Lai, Chao-Jen, E-mail: cjlai3711@gmail.com; Zhong, Yuncheng; Yi, Ying; Wang, Tianpeng; Shaw, Chris C. [Department of Imaging Physics, The University of Texas MD Anderson Cancer Center, Houston, Texas 77030-4009 (United States)
2015-06-15
Purpose: Cone beam breast computed tomography (breast CT) with true three-dimensional, nearly isotropic spatial resolution has been developed and investigated over the past decade to overcome the problem of lesions overlapping with breast anatomical structures on two-dimensional mammographic images. However, the ability of breast CT to detect small objects, such as tissue structure edges and small calcifications, is limited. To resolve this problem, the authors proposed and developed a volume-of-interest (VOI) breast CT technique to image a small VOI using a higher radiation dose to improve that region’s visibility. In this study, the authors performed Monte Carlo simulations to estimate average breast dose and average glandular dose (AGD) for the VOI breast CT technique. Methods: Electron–Gamma-Shower system code-based Monte Carlo codes were used to simulate breast CT. The Monte Carlo codes estimated were validated using physical measurements of air kerma ratios and point doses in phantoms with an ion chamber and optically stimulated luminescence dosimeters. The validated full cone x-ray source was then collimated to simulate half cone beam x-rays to image digital pendant-geometry, hemi-ellipsoidal, homogeneous breast phantoms and to estimate breast doses with full field scans. 13-cm in diameter, 10-cm long hemi-ellipsoidal homogeneous phantoms were used to simulate median breasts. Breast compositions of 25% and 50% volumetric glandular fractions (VGFs) were used to investigate the influence on breast dose. The simulated half cone beam x-rays were then collimated to a narrow x-ray beam with an area of 2.5 × 2.5 cm{sup 2} field of view at the isocenter plane and to perform VOI field scans. The Monte Carlo results for the full field scans and the VOI field scans were then used to estimate the AGD for the VOI breast CT technique. Results: The ratios of air kerma ratios and dose measurement results from the Monte Carlo simulation to those from the physical
Intra-operative radiation therapy optimization using the Monte Carlo method
International Nuclear Information System (INIS)
The problem addressed with reference to the treatment head optimization has been the choice of the proper design of the head of a new 12 MeV linear accelerator in order to have the required dose uniformity on the target volume while keeping the dose rate sufficiently high and the photon production and the beam impact with the head walls within acceptable limits. The second part of the optimization work, concerning the TPS, is based on the rationale that the TPSs generally used in radiotherapy use semi-empirical algorithms whose accuracy can be inadequate particularly when irregular surfaces and/or inhomogeneities, such as air cavities or bone, are present. The Monte Carlo method, on the contrary, is capable of accurately calculating the dose distribution under almost all circumstances. Furthermore it offers the advantage of allowing to start the simulation of the radiation transport in the patient from the beam data obtained with the transport through the specific treatment head used. Therefore the Monte Carlo simulations, which at present are not yet widely used for routine treatment planning due to the required computing time, can be employed as a benchmark and as an optimization tool for conventional TPSs. (orig.)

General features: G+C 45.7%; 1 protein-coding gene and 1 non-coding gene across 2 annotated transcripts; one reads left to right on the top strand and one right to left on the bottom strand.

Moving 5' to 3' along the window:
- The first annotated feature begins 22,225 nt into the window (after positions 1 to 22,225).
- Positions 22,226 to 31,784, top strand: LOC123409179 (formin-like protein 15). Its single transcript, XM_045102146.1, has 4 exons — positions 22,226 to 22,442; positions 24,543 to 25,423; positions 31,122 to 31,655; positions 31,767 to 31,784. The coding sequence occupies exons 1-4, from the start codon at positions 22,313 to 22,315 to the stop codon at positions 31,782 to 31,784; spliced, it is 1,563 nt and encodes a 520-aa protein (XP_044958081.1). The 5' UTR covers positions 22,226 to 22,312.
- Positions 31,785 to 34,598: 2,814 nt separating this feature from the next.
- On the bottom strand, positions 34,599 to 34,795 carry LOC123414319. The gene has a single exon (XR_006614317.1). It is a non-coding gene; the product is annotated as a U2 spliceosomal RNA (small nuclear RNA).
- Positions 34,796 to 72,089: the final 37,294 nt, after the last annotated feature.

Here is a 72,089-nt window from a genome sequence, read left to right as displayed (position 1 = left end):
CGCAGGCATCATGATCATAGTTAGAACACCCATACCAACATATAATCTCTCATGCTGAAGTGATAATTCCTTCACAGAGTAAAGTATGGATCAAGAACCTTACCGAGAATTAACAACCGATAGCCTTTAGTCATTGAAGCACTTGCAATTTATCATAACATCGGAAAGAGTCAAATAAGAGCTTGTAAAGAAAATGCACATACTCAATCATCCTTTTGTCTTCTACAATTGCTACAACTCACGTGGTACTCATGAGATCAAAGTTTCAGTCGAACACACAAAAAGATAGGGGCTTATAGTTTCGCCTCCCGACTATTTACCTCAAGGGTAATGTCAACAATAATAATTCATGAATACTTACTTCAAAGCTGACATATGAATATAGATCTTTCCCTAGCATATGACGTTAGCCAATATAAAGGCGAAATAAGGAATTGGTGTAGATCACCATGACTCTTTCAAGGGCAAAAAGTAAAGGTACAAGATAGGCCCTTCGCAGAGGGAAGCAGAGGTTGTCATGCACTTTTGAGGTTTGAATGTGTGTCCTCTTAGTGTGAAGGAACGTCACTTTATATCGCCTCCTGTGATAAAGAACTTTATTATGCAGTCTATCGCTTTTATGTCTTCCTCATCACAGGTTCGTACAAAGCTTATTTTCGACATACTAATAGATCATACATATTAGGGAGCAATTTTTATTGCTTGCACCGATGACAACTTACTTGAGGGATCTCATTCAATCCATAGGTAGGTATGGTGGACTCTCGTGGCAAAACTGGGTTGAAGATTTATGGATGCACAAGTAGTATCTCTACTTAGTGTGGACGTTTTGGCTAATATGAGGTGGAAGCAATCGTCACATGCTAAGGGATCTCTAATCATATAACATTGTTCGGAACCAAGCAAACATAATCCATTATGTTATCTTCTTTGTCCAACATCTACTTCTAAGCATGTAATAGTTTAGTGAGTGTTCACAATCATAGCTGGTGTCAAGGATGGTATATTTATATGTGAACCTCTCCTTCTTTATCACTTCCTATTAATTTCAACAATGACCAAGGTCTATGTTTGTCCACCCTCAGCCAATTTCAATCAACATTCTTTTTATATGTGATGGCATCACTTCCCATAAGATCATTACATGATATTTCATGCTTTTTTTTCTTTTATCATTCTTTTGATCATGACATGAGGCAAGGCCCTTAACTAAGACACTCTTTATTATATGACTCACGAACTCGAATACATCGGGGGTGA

Intra-operative radiation therapy optimization using the Monte Carlo method
Energy Technology Data Exchange (ETDEWEB)
Rosetti, M. [ENEA, Bologna (Italy); Benassi, M.; Bufacchi, A.; D' Andrea, M. [Ist. Regina Elena, Rome (Italy); Bruzzaniti, V. [ENEA, S. Maria di Galeria (Rome) (Italy)
2001-07-01
The problem addressed with reference to the treatment head optimization has been the choice of the proper design of the head of a new 12 MeV linear accelerator in order to have the required dose uniformity on the target volume while keeping the dose rate sufficiently high and the photon production and the beam impact with the head walls within acceptable limits. The second part of the optimization work, concerning the TPS, is based on the rationale that the TPSs generally used in radiotherapy use semi-empirical algorithms whose accuracy can be inadequate particularly when irregular surfaces and/or inhomogeneities, such as air cavities or bone, are present. The Monte Carlo method, on the contrary, is capable of accurately calculating the dose distribution under almost all circumstances. Furthermore it offers the advantage of allowing to start the simulation of the radiation transport in the patient from the beam data obtained with the transport through the specific treatment head used. Therefore the Monte Carlo simulations, which at present are not yet widely used for routine treatment planning due to the required computing time, can be employed as a benchmark and as an optimization tool for conventional TPSs. (orig.)
Computation of Radiation Heat Transfer in Aeroengine Combustors
Patankar, S. V.
1996-01-01